1. In the Nation: Change to PACE Program Draws Interests, Concerns A rule change in a federal government program designed to keep the aging population out of expensive nursing homes has sharply increased in popularity among businesses who see an opportunity for big profit. The sudden interest in the Program of All-Inclusive Care for the Elderly (PACE) centers, which can now be owned and operated by for-profit companies and investors, has advocates concerned that service and quality of life will decrease for the elderly in the name of protecting profits.
2. In the State: Ending Welfare As We Knew It August 22nd will mark the 20th anniversary of the passage of the Personal Responsibility and Work Opportunity Reconciliation Act (PRWORA). While passage of the law represented a fundamental shift in welfare policy, ending the entitlement of poor families and children to aid, welfare reform had heated up in Ohio a year earlier with the passage of Ohio House Bill 167. In this latest Issue Brief, Executive Director John Corlett and former CCS Research Fellow Rose Frech examine the effects of these policies and ask stakeholders how they feel the laws are working today. Download the report here.
3. In the Region: New Bike Lane Connects Towpath Trail to Downtown Akron Civic leaders unveiled a new section of "iTowpath," a project that will connect bikers and hikers to Akron assets, as well as provide a safer and better experience for those on the Towpath Trail who are traveling through Summit County. Renovated underpasses, better signage, and enhanced lane markers for bicyclists highlight the changes, which city boosters hope will enhance the economic and community impact of residents and visitors who currently traverse the Towpath Trail.
4. At Community Solutions: Preparing for the State Budget: OBM Releases Guidance On July 20, 2016, the Office of Budget and Management (OBM) released guidance for the 2018 and 2019 Operating Budget. In the coming months, state agencies will develop budget requests based on policy and programs they would like maintained and implemented. These requests will highlight agencies' current work to date while also adding future initiatives, prioritizing funding across programs and not line items. In other words, the newly released guidance serves as an initial roadmap for executive agencies' priorities and gives us a picture of the upcoming budget process. In her first blog, Public Policy Associate Brie Lusheck analyzes this process and what to expect.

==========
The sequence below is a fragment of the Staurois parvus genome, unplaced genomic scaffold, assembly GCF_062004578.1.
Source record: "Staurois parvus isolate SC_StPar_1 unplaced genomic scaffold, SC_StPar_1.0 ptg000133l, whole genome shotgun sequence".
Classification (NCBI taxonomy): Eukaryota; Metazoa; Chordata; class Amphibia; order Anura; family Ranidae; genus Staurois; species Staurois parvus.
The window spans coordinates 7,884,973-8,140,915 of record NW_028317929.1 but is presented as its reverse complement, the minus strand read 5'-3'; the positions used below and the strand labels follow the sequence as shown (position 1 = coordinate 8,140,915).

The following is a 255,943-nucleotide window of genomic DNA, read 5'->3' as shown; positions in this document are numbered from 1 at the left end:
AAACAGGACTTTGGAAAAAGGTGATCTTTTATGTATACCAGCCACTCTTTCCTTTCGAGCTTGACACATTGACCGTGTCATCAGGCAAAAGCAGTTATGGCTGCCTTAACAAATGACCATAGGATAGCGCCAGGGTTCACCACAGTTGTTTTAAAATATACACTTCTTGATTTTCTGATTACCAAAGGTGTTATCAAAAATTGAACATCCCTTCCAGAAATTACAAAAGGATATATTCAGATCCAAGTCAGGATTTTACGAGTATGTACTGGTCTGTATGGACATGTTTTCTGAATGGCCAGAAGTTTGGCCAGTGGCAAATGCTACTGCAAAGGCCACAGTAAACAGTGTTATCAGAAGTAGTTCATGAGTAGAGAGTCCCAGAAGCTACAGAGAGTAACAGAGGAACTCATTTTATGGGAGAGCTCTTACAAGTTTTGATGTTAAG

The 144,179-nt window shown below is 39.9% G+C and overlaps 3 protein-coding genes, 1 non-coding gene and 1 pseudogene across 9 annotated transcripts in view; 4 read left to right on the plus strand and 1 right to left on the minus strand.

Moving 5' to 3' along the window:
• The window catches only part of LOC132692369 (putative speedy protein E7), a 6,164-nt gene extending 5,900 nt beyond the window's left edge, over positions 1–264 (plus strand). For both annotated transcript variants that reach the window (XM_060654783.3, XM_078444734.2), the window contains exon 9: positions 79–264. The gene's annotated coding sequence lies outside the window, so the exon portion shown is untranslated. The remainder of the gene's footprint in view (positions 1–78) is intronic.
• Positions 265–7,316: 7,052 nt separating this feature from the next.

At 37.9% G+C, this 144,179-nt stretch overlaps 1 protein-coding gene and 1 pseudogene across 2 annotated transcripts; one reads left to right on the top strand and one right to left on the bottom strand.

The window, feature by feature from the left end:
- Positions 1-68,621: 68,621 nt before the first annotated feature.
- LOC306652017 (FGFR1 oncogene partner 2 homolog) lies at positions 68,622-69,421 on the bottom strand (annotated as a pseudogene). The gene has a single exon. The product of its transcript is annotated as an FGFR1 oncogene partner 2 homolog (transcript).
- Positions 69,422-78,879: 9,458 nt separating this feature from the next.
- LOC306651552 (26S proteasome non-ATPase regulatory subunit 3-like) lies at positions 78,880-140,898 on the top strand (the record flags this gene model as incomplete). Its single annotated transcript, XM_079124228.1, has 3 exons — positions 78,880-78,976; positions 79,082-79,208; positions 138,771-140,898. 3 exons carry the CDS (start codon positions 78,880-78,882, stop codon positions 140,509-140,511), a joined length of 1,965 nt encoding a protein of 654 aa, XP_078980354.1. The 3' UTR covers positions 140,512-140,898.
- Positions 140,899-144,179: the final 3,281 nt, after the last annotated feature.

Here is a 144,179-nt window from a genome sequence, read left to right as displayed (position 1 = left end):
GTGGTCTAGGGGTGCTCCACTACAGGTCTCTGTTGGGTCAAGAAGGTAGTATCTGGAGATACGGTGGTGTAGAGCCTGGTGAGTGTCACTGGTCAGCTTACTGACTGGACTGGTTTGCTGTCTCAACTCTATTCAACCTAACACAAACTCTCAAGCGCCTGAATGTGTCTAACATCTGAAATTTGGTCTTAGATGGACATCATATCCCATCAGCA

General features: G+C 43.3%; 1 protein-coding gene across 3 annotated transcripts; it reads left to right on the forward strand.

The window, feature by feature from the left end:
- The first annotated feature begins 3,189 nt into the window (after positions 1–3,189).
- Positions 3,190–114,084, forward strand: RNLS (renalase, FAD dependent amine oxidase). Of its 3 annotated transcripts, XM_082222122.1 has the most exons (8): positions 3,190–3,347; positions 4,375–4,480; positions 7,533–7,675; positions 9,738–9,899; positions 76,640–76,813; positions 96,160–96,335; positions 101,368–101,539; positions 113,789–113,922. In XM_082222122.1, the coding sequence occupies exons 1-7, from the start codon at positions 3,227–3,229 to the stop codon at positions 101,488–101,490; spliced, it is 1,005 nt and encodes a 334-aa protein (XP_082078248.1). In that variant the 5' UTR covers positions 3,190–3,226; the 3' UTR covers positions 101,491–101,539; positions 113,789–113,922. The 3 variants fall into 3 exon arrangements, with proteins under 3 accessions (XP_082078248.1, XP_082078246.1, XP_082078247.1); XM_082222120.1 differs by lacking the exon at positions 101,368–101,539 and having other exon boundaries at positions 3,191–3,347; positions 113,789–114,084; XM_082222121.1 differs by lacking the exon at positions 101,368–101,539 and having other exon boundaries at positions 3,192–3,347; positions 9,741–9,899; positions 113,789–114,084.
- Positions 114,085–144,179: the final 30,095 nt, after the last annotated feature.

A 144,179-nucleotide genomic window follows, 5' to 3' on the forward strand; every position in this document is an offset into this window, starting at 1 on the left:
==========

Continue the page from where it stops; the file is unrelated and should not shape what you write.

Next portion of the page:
A nonprofit, non-partisan think tank, The Center for Community Solutions focuses on solutions to health, social and economic issues.
We help the people who help people -- human service professionals, civic leaders, and public officials. Our applied research, policy analysis, and non-partisan advocacy are what set us apart. With offices in Cleveland and Columbus, we identify, analyze, and explain key health, social, and economic data and issues, and propose non-partisan solutions to improve the lives of Ohioans. In addition to keeping an eye on emerging issues, we also focus on the following policies:
Strengthening the Health and Human Services Safety Net
Safety, Health, and Economic Wellbeing of Older Adults
Improving Maternal and Infant Health
Improving Access to Behavioral Health Services
Adolescent Reproductive Health Education
The Center for Community Solutions provides strategic leadership and organizes community resources to improve health, social, and economic conditions through applied demographic research, nonpartisan policy analysis and advocacy, and communication.